Yet, for all the positivity heaped upon it, at time The Suicide Squad does lean too heavily into being a touch to silly at times, and the off-the-wall humour plays fast and loose with any real sense of familiarity with the majority of characters being so slight, so aggrieved of depth that I can’t help with that the film had slowed down just enough to spend time with more than just Melchior’s Ratcatcher. The opening half also suffers from some pacing issues, while the film overall feels overstretched (or overstuffed) with ideas and concepts enough to fill ten more films. The film’s climactic sequences, in which DC Comics’ Starro The Conqueror finally makes his/her big-screen debut, is a dizzying onslaught of visual effects spectacle and a plethora of alternatively amusing and weird character beats. Gunn’s penchant for extravagance is unrestrained; perhaps it ought to have been in The Suicide Squad, sadly, because beneath the glitzy blood and gore is practically an empty vessel of loneliness and absence of soul. The film is awfully clever with itself, often too much so, and I found myself occasionally wishing for more time with maybe fewer characters. Maybe I’m too cynical to get wrapped up in the jump-cut style of The Suicide Squad’s frantic action and narrative expediency, but aside from the great characters there’s really very little here providing a solid foundation beneath. Am I asking too much of a film like this to bother with a depth of character expanding beyond just one of the lesser characters? Probably; The Suicide Squad exemplifies the visceral “action at the expense of emotional truth” style of filmmaking that runs itself ragged by the time the movie crescendos. There’s also a question of the film’s running time: clocking in a little over two hours, the film does feel like it a bit here and there, due mainly to the scattershot pacing of the opening half, and there are certainly a couple of scenes and sequences that go on a little more than necessary.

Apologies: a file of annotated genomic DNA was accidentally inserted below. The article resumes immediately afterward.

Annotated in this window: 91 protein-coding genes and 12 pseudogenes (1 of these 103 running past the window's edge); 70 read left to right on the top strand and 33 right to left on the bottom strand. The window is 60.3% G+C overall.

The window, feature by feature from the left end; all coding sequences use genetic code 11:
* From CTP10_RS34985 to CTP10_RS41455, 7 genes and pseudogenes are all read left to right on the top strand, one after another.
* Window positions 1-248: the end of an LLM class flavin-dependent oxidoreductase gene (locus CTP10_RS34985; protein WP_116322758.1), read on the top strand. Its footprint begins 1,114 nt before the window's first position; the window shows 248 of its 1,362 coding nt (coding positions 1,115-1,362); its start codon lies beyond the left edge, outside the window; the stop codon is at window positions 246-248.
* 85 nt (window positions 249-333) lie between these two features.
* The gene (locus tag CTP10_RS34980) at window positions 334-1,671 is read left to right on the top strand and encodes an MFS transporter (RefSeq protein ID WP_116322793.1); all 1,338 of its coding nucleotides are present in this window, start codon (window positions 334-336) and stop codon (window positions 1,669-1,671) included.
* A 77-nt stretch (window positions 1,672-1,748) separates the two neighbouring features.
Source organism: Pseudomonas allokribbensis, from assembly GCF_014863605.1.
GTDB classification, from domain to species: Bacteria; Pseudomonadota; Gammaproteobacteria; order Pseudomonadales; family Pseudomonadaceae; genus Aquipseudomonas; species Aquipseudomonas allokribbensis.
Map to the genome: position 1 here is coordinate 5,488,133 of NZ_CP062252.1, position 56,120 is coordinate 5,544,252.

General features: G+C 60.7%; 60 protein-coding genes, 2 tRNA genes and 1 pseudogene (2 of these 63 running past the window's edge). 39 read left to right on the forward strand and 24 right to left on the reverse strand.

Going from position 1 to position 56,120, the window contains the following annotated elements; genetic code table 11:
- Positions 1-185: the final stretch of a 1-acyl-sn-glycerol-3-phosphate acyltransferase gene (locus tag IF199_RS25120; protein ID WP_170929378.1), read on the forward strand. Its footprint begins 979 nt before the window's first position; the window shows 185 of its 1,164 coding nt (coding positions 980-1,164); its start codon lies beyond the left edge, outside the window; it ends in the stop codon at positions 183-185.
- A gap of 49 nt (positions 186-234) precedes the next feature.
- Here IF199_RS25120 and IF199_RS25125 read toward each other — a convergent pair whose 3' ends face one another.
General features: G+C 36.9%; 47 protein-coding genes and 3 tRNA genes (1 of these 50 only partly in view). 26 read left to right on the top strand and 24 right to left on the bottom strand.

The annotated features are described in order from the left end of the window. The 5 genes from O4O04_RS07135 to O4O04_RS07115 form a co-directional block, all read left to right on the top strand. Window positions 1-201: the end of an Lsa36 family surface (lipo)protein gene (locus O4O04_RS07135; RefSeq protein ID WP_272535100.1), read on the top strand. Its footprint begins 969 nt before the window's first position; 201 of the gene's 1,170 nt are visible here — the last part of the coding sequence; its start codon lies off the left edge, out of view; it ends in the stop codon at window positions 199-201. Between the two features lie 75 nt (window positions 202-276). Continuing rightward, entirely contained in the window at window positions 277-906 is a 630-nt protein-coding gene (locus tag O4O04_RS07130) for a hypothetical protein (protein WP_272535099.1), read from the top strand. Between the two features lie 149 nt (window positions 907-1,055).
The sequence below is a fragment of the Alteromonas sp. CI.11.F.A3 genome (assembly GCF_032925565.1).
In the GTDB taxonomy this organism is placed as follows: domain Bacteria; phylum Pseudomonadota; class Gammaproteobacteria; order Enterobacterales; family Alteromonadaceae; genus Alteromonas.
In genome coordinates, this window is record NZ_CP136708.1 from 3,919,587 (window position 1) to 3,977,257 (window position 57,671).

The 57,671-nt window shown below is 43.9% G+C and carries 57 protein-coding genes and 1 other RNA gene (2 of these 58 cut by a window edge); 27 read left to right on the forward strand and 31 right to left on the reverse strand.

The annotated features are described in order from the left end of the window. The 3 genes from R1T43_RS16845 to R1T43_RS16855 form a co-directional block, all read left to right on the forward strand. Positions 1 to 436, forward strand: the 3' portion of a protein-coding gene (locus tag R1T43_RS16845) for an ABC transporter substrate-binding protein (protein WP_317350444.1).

Still, there’s an awful lot to love about The Suicide Squad and nothing moreso than its soaked hubris lavishing extravagance upon us. James Gunn has concocted a heady brew of blood, laughs and hell-yeah moments to savour, raising the bar for future DC films and setting the benchmark pretty damn high. The Suicide Squad may lack the gravitas of Snyder’s Justice League or the Sunday-afternoon cartoon style of Aquaman, but it more than makes up for these inadequacies with flamboyance and gleeful humour. Led by Idris Elba and John Cena’s gut-busting turns, as well as the catharsis of Margot Robbie’s Harley doing her best heroic insanity, The Suicide Squad is a buoyant, over-the-top homage to both superhero films and bawdy heist films, throwing a little dash of The Expendables into the mix. While it has its problems, The Suicide Squad is considerably the most outright entertainment I’ve had with a DC-badged film since Batman Forever. James Gunn has excelled himself.